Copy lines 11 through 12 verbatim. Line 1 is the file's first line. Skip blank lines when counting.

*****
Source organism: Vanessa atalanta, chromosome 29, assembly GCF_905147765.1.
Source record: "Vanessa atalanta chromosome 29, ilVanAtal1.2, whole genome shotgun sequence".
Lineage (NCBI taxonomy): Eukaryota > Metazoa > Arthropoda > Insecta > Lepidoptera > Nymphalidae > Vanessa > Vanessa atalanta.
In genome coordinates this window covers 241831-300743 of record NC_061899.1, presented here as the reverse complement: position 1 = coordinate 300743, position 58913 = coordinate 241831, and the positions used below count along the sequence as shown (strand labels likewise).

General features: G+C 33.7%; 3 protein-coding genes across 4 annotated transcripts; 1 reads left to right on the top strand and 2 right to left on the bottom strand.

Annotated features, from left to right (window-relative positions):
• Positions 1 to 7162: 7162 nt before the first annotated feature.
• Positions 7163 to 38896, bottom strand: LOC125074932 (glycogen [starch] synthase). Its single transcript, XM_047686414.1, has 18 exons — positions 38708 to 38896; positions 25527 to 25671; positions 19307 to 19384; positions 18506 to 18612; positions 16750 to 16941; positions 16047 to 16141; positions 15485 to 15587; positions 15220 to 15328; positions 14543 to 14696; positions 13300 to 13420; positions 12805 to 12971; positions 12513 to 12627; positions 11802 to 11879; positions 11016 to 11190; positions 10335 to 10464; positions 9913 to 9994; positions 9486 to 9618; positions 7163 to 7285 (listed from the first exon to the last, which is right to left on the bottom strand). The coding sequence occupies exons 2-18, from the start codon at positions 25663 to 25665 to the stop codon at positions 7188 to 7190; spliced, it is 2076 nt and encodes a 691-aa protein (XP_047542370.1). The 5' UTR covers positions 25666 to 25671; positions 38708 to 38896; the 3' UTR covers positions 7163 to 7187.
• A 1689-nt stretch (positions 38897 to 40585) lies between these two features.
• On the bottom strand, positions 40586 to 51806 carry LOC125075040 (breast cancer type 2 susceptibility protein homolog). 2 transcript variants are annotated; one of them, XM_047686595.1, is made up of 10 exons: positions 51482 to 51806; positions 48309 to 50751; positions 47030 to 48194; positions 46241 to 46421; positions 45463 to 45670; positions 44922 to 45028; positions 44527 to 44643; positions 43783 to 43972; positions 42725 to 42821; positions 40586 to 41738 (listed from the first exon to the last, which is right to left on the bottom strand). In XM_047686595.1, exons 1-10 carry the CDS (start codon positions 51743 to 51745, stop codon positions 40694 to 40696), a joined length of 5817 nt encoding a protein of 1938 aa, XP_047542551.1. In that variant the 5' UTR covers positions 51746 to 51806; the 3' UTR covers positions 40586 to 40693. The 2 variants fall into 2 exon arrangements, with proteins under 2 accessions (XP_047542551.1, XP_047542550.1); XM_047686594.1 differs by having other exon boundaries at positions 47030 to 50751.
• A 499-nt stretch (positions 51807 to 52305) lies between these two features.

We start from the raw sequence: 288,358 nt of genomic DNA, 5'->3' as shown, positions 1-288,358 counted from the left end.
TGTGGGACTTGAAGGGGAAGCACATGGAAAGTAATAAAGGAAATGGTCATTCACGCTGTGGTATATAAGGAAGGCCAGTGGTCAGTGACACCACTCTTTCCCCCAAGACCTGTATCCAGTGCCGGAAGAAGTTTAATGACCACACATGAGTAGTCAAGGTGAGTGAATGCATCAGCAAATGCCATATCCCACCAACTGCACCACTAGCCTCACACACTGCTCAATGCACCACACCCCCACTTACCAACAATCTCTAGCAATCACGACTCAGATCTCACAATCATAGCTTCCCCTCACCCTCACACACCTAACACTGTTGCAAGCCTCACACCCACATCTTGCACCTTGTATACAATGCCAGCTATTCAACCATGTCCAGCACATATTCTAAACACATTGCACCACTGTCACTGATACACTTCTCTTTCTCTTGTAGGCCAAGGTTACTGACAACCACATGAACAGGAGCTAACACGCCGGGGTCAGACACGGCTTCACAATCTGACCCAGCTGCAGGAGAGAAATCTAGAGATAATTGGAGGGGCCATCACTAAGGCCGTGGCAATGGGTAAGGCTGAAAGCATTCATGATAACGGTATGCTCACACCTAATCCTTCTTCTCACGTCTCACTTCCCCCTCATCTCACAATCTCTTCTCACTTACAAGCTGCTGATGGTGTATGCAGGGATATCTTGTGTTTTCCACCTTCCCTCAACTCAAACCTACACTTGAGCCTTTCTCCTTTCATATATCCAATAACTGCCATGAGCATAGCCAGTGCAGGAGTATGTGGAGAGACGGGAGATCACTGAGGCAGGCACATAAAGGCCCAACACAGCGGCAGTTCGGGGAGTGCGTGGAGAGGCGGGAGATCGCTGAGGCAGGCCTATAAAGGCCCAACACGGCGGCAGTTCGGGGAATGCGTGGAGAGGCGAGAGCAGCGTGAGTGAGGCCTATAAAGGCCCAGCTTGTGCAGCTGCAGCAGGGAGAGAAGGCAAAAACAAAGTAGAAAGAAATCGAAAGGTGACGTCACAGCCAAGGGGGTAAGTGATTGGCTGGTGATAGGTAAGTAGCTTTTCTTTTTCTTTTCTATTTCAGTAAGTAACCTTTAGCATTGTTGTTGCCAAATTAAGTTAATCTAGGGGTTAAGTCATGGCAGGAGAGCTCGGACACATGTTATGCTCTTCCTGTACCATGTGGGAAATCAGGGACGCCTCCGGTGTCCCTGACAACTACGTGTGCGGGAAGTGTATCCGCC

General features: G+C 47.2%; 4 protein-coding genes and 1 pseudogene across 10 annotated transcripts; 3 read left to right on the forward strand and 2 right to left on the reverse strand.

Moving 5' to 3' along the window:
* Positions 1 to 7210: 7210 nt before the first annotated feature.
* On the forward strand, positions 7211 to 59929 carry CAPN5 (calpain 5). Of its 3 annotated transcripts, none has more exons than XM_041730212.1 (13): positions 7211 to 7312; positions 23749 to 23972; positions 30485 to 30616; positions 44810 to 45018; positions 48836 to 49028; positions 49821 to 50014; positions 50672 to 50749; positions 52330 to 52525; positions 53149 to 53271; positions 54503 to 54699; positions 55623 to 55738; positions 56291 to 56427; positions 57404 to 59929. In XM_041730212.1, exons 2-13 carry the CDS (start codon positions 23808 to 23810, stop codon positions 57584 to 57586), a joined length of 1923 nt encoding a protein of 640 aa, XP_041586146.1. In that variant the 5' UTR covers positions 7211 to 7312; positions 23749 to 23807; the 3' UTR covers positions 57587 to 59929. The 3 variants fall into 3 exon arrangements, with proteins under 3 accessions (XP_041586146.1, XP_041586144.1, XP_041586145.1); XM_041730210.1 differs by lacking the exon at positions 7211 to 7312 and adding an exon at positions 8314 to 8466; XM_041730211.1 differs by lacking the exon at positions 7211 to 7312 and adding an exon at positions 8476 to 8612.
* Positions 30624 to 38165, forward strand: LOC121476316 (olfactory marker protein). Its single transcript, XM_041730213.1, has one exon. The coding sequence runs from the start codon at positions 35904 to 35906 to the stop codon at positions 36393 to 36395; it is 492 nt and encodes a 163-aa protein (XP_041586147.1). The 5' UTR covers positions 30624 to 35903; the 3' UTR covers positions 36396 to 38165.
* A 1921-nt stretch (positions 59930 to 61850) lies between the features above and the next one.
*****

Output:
• A 499-nt stretch (positions 51807 to 52305) lies between these two features.

We start from the raw sequence: 288,358 nt of genomic DNA, 5'->3' as shown, positions 1-288,358 counted from the left end.